Coordinating any financial activity can be a challenge. It becomes even more arduous when it’s dealing with shared financial accounts as a couple. How can partners ease the strain on their relationship that having joint finances brings? Here are a few tips from some experts in the field:  

 

Draw up a budget together
Sharing a household also means dealing with joint expenses. Drawing up a budget for yourself can be a trial and if you’re new to the relationship it’s an even bigger obstacle to overcome. But just using a pen and paper to write down all your expenses is a start.

 

Young couples can even take a course to help them manage their joint income as they begin their life together. Educate24’s ‘Basics of Budgeting’ is an affordable online course perfectly suited to couples who need to merge their finances. It can be done on a laptop, tablet or mobile phone and the readings are dedicated to improving shared budgeting and communicating over finances. It’s an easy and helpful way to begin budgeting as a couple and can be done at home while sitting on the couch together. Budget for six weeks of your time if the daily readings are done at the suggested pace.

 

Whatever you do, don’t join accounts
It might seem romantic, but sharing debt isn’t wise. As a couple, having separate accounts will improve your chances of being financially stable.

Authorised financial adviser Ian Cloete says: “You need to gauge individually what financial situation suits your relationship the best, and one that incurs the least amount of debt. After all, lending from friends, family and partners doesn’t come with inflation and interest rate hikes.”

 

Consider the type of contracts you use to finance dreams
A couple – especially a newlywed pair – might get whipped up into a competitive whirlwind (keeping up with the bloody Joneses!) and feel the need to purchase new items for their home as a fresh start to the relationship. But this type of thinking will put you in major debt, and as newlyweds you probably won’t have disposable capital to splash around.

Rob Katzen of the Teljoy group and rent-to-own specialist says there is an alternative to getting trapped in debt: “Rent-to-own is an all-inclusive and completely flexible plan to get your home appliances and electronics that covers more than just extending your financial reach. Included in the monthly fees are risk cover, a maintenance plan, delivery and set up, as well as the option to cancel at any time with a month’s written notice.”


Couples shouldn’t keep secrets
Financial secrets can create rifts. Registered financial advisor Marc Joubert says: “Keeping funds secret and hidden is not only dishonest, but stumps your potential to take advantage of investment growth. The more streams of income going into a set investment fund will ensure larger returns on these policies. These results can’t be replicated if only one partner is contributing, or keeping the account a secret.”

Joint chequeing/savings current accounts are a bad idea, but combined investment funds can and will yield better returns.  

 

Talk about money issues, clearly and calmly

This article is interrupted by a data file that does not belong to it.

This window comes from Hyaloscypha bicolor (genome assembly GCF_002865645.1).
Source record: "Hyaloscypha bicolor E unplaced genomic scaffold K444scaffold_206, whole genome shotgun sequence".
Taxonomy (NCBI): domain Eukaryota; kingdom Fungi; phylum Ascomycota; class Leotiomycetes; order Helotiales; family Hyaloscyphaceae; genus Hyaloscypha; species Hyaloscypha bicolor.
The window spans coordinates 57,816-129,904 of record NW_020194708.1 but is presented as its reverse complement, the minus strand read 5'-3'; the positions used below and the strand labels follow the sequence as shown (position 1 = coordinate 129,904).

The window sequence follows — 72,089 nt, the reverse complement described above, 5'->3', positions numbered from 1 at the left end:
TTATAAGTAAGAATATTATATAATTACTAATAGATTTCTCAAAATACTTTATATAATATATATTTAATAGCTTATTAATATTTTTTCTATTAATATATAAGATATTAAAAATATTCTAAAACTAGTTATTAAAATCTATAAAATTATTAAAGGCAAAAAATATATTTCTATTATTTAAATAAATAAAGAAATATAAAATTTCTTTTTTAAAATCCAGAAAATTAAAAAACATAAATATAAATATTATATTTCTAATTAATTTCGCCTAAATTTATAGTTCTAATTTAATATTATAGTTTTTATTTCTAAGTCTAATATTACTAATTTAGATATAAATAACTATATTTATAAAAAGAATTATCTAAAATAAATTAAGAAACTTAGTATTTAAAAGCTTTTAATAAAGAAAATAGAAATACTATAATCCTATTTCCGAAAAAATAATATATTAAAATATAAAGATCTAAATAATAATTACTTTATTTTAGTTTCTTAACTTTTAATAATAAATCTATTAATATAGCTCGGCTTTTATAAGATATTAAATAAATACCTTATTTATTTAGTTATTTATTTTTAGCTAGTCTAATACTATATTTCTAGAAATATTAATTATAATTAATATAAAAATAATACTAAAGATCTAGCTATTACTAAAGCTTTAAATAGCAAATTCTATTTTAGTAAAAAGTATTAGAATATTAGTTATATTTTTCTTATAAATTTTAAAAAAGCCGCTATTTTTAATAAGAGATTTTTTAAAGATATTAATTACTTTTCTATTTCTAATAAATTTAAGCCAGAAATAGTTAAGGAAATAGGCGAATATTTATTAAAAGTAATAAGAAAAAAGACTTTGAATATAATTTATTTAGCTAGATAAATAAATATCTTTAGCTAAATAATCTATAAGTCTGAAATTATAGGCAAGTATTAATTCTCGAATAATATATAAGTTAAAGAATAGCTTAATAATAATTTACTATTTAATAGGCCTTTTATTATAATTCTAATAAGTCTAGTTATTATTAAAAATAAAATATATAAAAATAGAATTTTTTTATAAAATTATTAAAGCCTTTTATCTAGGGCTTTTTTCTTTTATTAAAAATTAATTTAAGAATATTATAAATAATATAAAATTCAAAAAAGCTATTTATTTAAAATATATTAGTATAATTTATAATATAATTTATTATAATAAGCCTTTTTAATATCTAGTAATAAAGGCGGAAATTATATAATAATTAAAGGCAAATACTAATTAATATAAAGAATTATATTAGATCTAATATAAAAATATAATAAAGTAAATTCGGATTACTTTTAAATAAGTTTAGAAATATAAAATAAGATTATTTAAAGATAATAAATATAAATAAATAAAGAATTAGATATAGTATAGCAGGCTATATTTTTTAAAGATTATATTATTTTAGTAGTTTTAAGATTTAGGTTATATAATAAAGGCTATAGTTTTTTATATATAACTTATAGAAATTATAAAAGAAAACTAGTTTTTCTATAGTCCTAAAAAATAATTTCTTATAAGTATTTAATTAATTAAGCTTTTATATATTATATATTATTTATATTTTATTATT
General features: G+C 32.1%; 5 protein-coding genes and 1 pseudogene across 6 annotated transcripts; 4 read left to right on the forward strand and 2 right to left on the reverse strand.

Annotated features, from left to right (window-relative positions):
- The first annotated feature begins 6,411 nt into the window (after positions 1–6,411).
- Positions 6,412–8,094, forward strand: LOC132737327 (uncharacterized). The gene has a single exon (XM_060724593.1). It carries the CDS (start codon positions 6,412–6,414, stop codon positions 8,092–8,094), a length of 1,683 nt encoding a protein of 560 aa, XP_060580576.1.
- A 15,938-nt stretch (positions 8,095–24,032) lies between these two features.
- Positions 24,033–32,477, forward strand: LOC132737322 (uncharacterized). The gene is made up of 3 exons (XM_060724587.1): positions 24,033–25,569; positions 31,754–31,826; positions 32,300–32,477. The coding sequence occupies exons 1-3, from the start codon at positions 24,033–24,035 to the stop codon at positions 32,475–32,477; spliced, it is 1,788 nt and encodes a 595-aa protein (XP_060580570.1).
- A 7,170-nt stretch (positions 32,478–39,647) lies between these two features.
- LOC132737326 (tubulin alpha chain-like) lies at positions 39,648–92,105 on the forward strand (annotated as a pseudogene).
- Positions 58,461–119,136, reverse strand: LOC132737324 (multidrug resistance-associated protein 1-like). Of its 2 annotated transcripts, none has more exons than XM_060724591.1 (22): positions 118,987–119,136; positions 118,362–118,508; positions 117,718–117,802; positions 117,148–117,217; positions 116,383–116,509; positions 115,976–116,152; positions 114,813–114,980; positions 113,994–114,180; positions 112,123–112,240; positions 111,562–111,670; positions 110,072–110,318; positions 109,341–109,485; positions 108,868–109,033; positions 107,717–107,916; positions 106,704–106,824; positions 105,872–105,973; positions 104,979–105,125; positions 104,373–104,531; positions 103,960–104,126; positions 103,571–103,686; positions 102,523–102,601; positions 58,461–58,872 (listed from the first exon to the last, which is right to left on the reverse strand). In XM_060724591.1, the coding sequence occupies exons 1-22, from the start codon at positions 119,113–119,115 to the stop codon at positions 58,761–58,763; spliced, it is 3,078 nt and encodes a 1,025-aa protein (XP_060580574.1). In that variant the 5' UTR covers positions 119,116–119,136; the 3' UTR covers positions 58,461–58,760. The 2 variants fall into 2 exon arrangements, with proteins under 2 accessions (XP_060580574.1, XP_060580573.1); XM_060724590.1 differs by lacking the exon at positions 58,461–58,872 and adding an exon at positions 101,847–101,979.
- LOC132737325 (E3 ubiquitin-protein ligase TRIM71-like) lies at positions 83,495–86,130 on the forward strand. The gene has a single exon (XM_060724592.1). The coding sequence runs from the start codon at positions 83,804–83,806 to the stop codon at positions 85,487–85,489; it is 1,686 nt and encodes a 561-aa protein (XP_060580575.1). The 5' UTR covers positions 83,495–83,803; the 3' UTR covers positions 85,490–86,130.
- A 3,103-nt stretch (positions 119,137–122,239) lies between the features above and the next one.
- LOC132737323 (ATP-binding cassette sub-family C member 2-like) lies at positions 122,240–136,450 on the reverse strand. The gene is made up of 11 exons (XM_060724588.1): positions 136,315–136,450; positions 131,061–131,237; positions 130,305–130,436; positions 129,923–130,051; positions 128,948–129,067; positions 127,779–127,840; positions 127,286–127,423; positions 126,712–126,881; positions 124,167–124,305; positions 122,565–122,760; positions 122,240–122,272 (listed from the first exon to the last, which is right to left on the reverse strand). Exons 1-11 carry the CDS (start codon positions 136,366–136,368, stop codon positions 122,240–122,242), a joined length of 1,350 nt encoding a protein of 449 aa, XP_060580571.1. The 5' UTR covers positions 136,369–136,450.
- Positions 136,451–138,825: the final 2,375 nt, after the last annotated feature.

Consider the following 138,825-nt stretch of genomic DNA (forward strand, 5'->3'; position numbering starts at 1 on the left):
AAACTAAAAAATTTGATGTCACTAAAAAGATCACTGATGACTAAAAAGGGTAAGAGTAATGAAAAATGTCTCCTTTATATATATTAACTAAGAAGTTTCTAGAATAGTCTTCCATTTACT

Financial issues are quick to push blood pressures, especially between couples. Professional life coach and motivational speaker Godfrey Madanhire has given tips to deal with situations that can easily escalated into conflict.
“Before you engage with the topic, make sure to draft what you’d like to address,” says Madanhire, “Setting out exactly what touch points you’d like to talk about will help you from straying off subject.”
Madanhire also states that when you’re dealing with difficult subject matter it is best to steer clear of addressing and placing blame on the other individual. Leave personal attacks out, and make sure that for every issue you bring up, you suggest an alternative and actionable solution.

 

Make sure your financial goals are the same

If you’re not keeping secrets from each other, and talking to each other like human beings, now is the time to ensure that you’re both moving your finances towards the same goal. A misunderstanding could mean missing the mark and losing a wad of cash.
Joubert says, “As a couple, living under the same roof, you should both be focused on the same goals – but assuming what these are isn’t good enough. You should sit down at least once a month and set a goal on the money front. Whether this is to address who is paying a certain bill, who is making the larger payment into the investment, you need to have this discussion to avoid crossing wires and misspending.

 

When in real trouble, don’t be shy
Debt counselling may seem like an extreme measure, but in some instances (and nearly all cases) it is great solution. The National Credit Regulators (NCR) offer their services for counselling if you’ve overstepped your capacity to repay your debt, which for a large amount of South Africans it the case. Remember to print out your bank statements, credit agreements, bond contract, all documents/contracts that deduct from your account and listen. NCR does issue one free report for every indebted South African. So if you’re close to the edge, credit wise, call up NCR and they’ll help you on your way.

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